When the Buddha Became a Christian Saint: Recalling the Feast of Saints Barlaam & Josaphat

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Wishing you a blessed feast of the saints Barlaam & Josaphat!

In the liturgical calendar of the Roman Catholic church as well as for those of the Eastern Churches who follow the revised Julian calendar, today, the 27th of November is the feast of Sts Barlaam and Josaphat. The Orthodox who continue to use the Julian calendar observe this feast on 26th of August.

Or, used to. For the most part this holiday is no longer actually observed.

The story of the prince Josaphat and his conversion to the true faith through the guidance of the hermit Barlaam appears in the West in the eleventh century, apparently composed by the monk Euthymios, although attributed to the seventh century John of Damascus.

In fact the story is quite a bit older than either the eleventh or seventh centuries. Variations on it pop up all over the place, from the Golden Legend to Shakespeare’s Merchant of Venice. It is what one may call a classic.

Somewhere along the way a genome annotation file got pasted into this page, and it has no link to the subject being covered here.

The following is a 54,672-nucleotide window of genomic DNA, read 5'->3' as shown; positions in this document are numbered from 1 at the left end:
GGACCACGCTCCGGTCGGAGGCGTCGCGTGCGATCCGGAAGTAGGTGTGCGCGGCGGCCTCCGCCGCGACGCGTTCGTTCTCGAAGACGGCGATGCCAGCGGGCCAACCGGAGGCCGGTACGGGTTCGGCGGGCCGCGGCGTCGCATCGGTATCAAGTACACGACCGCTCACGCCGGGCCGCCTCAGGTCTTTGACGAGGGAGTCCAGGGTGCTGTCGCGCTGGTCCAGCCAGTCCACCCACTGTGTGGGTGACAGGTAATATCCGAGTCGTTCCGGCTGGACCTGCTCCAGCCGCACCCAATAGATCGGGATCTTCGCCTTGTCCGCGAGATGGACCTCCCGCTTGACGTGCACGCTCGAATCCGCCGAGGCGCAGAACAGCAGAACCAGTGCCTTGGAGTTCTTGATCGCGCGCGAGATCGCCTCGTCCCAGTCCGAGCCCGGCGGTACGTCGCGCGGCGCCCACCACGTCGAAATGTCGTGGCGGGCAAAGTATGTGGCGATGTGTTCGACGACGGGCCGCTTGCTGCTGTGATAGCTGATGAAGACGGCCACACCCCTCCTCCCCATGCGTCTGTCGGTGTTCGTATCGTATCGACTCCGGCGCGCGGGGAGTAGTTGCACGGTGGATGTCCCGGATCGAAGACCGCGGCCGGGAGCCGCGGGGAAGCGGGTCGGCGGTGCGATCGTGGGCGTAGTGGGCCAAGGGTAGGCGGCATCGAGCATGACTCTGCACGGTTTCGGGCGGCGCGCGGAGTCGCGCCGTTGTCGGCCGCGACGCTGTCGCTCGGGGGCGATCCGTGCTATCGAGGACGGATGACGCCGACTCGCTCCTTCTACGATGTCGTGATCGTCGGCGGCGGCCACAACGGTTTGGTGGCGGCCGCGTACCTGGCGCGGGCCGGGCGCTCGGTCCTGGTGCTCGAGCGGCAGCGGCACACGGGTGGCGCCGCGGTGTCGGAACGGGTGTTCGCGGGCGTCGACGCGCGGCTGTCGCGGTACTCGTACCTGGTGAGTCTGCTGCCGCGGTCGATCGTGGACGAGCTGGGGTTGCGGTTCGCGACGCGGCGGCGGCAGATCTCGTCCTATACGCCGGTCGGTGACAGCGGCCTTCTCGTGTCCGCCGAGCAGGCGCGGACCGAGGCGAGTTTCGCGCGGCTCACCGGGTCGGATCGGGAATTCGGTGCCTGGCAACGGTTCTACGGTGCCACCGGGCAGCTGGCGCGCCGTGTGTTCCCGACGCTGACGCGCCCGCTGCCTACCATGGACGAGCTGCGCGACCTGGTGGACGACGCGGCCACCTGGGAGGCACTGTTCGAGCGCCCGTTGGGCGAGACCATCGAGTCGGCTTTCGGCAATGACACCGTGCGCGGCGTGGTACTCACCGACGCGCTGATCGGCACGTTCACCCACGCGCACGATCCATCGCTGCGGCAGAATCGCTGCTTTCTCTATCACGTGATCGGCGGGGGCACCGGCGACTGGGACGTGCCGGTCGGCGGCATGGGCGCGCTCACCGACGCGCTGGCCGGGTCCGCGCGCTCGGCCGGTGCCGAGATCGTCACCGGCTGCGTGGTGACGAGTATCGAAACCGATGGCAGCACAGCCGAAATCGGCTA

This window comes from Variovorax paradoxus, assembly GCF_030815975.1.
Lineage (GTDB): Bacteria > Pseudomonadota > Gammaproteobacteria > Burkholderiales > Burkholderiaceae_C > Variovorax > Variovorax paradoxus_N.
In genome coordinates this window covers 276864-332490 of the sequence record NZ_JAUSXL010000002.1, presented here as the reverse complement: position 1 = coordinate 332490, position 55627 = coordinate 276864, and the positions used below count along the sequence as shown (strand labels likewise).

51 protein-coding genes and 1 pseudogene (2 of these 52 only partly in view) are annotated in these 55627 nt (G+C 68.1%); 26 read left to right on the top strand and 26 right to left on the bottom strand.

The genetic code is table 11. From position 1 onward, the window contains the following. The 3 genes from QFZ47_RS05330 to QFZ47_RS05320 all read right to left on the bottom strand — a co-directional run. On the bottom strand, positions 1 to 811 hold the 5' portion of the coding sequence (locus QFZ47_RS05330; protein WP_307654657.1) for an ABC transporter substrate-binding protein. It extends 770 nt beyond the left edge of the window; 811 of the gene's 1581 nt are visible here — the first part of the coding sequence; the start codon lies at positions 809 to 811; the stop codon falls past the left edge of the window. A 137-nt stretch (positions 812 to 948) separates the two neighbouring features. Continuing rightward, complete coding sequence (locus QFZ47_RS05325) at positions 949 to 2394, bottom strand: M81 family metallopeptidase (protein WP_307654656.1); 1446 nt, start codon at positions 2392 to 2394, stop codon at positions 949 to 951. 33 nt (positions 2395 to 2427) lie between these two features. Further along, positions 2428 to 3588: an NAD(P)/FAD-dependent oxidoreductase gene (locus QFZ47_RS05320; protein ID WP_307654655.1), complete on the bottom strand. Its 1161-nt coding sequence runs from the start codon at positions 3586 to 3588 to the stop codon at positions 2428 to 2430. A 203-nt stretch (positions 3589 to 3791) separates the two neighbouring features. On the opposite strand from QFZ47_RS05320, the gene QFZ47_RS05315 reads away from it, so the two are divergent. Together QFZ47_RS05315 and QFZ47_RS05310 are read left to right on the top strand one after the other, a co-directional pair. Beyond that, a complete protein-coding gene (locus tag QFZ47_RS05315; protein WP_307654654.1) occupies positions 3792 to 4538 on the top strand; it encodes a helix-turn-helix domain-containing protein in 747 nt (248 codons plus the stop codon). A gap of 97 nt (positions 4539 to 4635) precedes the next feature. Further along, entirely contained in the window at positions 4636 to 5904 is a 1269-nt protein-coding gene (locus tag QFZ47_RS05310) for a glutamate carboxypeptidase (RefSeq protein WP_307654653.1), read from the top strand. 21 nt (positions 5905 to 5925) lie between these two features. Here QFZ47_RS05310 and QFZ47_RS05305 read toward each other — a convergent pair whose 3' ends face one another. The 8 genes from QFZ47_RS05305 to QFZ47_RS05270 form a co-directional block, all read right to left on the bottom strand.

However, in the nineteenth century scholars realized the true source of the story. The name Josaphat derived ultimately from the Sanskrit and means bodhisattva, “enlightenment being.” They figured out the story, through some interesting turns, was really that of the Buddha.

I do love that. So much…

While we can say with near certainty that Jesus never visited Tibet, or for those who want to quibble about distance, even to India, there was in fact lots and lots of cross fertilization. Ideas and people followed that Silk Road in both directions and for a long time. So, of course the story of the Buddha would make it West, even if only as a faint echo.

Some real juice today is found in the Buddhist and Christian dialogue. They have so little to say to each other, and out of that awkwardness some beautiful things have been emerging.

But. I like the mashup. And, I’ve thought a fair amount about what a Buddhist Christian church might look like. A small fantasy. But, if such a thing were ever to happen this would have to be one of the first dates to be dropped into that church’s liturgical calendar.

And with that a tip of the glass to the holy ones.

 

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